#SoManyFeels: Look Up and Let the Stardust Fall on Your Skin
Stardust opened Tuesday as part of the Radar L.A. festival, which includes work from companies around the globe alongside some of L.A.’s most innovative artists. In all, the festival includes 18 productions in venues from historic Downtown L.A. Broadway theaters to the Getty Villa in Malibu. In the vein of its New York City counterpart and namesake, Under the Radar, Radar L.A. features pieces by, and attracts audiences of, the layer of a theater in Los Angeles that exists under the “popcorn blockbuster” fare such as The Book of Mormon and the like. This is theater-maker’s theater for those who are willing to follow the lead into new forms of theatrical expression.
As such, Stardust by Alpert Award winning director-choreographer David Roussève and his company REALITY weaves together dance-driven movement with projected unanswered texts in text-speak to tell its story. The dancers move in almost-unison and form loose tribes, but ultimately bare the souls of their characters alone, as if to express the nature of personal tweets in the void of the Internet.
Note: This pLAywriting in the city staff writer sends this review into the boundless vastness of the Internet to readers, some of whom he will never meet, but whom he intends to engage with in discourse on L.A. Theater.
The textual story sinks the audience into the consciousness of an adolescent African-American boy who is trying to come to terms with his sexuality and never makes an appearance onstage. As adolescent urges mount, the audience witnesses a new coming-of-age story of the Twitter generation, told and felt in short spurts of intense movement and emotion. The piece utilizes the gamut of dance movements from ballet and hip-hop to postmodern and vogueing in the way that the often-talked-about millennial generation navigates their own cosmopolitan identity politics.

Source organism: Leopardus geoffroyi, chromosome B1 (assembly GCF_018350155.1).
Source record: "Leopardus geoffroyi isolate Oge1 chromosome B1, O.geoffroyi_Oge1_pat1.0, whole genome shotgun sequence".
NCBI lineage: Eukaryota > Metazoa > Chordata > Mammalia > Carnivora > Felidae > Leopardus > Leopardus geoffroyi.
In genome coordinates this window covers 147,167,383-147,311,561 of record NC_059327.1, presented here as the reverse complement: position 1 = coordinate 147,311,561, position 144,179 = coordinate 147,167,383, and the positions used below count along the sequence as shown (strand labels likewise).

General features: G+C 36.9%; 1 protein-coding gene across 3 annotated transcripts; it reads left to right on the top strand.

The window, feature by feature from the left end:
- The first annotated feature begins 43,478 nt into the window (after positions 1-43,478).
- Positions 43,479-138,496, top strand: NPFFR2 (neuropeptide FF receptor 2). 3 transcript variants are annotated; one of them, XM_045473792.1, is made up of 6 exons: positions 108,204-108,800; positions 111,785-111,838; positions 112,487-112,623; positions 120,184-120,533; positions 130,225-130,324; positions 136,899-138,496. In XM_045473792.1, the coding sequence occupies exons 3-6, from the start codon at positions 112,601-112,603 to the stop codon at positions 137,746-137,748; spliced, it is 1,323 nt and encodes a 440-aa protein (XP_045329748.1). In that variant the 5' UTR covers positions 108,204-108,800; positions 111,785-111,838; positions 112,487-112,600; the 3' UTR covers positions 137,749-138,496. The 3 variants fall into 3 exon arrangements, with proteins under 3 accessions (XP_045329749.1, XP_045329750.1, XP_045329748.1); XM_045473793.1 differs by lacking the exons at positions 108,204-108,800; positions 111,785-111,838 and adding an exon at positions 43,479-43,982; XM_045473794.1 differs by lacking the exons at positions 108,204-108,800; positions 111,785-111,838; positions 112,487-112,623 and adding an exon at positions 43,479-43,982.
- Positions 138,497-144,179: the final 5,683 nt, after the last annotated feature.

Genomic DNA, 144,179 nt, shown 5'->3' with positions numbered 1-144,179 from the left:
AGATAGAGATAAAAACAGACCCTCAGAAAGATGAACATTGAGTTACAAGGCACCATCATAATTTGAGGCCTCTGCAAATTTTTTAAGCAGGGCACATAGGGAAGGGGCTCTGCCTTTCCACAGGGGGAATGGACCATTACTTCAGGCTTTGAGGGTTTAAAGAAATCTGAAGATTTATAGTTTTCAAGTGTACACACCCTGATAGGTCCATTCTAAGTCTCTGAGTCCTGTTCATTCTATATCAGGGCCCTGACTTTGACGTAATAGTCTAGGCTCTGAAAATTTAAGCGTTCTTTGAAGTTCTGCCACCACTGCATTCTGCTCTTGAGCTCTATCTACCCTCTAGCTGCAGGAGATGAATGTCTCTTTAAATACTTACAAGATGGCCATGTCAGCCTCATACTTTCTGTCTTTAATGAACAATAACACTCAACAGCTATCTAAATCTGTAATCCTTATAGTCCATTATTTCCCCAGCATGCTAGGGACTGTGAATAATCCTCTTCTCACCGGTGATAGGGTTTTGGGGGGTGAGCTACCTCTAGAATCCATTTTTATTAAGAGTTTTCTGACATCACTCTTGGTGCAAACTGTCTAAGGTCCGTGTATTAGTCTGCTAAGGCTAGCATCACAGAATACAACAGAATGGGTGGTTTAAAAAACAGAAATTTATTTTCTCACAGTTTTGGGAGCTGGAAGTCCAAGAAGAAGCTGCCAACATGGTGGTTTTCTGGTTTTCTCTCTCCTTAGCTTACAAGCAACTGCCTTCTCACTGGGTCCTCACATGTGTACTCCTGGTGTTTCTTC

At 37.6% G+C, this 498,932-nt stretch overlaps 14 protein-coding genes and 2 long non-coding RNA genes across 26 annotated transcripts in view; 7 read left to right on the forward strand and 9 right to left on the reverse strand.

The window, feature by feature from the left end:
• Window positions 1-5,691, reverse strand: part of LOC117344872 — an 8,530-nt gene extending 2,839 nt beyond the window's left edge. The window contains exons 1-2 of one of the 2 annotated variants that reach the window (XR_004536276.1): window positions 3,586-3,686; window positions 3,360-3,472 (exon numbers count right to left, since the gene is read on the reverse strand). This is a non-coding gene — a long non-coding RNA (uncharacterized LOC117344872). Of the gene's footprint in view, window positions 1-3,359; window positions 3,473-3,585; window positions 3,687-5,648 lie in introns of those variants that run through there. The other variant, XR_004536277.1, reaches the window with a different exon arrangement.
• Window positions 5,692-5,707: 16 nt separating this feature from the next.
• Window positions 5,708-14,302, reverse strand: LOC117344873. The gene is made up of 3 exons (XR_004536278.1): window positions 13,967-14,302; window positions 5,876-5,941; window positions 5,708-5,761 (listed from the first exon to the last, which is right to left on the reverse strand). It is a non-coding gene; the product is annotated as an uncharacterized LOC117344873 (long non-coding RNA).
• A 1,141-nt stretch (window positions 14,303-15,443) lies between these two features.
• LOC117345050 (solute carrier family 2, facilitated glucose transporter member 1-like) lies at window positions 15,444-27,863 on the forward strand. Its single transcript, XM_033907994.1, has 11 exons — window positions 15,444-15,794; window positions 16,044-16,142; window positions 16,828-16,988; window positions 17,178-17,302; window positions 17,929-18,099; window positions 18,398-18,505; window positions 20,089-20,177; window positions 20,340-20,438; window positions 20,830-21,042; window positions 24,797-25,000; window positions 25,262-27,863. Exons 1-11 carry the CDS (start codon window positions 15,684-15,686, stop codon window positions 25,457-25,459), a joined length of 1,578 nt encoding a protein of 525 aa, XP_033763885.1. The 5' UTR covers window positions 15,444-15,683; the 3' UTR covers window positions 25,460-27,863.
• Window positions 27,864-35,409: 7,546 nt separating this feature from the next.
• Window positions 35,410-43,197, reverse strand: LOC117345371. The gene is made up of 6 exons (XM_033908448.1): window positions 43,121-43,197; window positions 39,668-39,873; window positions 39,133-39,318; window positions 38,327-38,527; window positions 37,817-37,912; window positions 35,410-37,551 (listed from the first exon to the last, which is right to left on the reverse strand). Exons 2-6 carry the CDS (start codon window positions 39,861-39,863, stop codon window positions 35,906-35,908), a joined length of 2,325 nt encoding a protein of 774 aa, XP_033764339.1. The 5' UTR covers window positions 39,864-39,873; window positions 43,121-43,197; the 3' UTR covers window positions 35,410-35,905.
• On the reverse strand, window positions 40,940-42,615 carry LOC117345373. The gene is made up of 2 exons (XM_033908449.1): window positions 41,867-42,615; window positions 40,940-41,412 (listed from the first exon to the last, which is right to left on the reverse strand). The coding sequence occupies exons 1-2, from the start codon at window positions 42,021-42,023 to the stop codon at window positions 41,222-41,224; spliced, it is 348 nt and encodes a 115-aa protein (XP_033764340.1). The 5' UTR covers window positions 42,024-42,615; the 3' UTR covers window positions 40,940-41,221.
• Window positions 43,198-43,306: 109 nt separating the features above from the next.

Stardust gives the sense of intimacy in the anonymity of the Internet. The ease of a Facebook status and the brevity of a Twitter post, although incredibly public, are the platforms to express some of one’s deepest desires and demons, daily banalities. It is rare in this piece that the dancers congregate in uniformity or even touch. In those moments when they do engage each other, it is in an experimentation of a foreign physical connection.
Radar L.A. is, as well, a rare opportunity for a certain kind of theater-maker to meet and mingle with others who relish in testing the boundaries of the common definition of “theater.” Like the festival itself, Stardust brings together a group of performers, who are diverse in age, gender, and ethnicity, to straddle the intersection of theater and other disciplines. Although many of the faces in Radar’s rooms and venues are familiar ones in L.A.’s vibrant theater scene, the festival provides a nexus for the international contemporary theater community and our local one. Leading the charge is often isolating, but this week we can mix, mingle, and immerse ourselves in the company of the global community
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By David Roussève/REALITY
Performance Dates and Times:
9/28 2:00 PM
9/29 8:30 PM
REDCAT, Roy and Edna Disney/CalArts Theater
631 West 2nd Street, Los Angeles, CA 90012
Parking: $9 event parking in the Walt Disney Concert Hall parking garage off 2nd Street.
For ticketing information of Stardust and other festival shows visit the Radar L.A. festival page: http://www.redcat.org/festival/radar-la-festival-2013
Single tickets can be purchased online at redcat.org, or by calling REDCAT’s Box Office at 213-237-2800.
The following venues have their own box office, pricing and policies. Contact the venue directly for single tickets.
Kirk Douglas Theatre
213-682-2772 | centertheatregroup.org
The Barbara and Lawrence Fleischman Theater
The Getty Villa
310-440-7300 | getty.edu
Freud Playhouse at Macgowan Hall, UCLA
310-825-2101 | cap.ucla.edu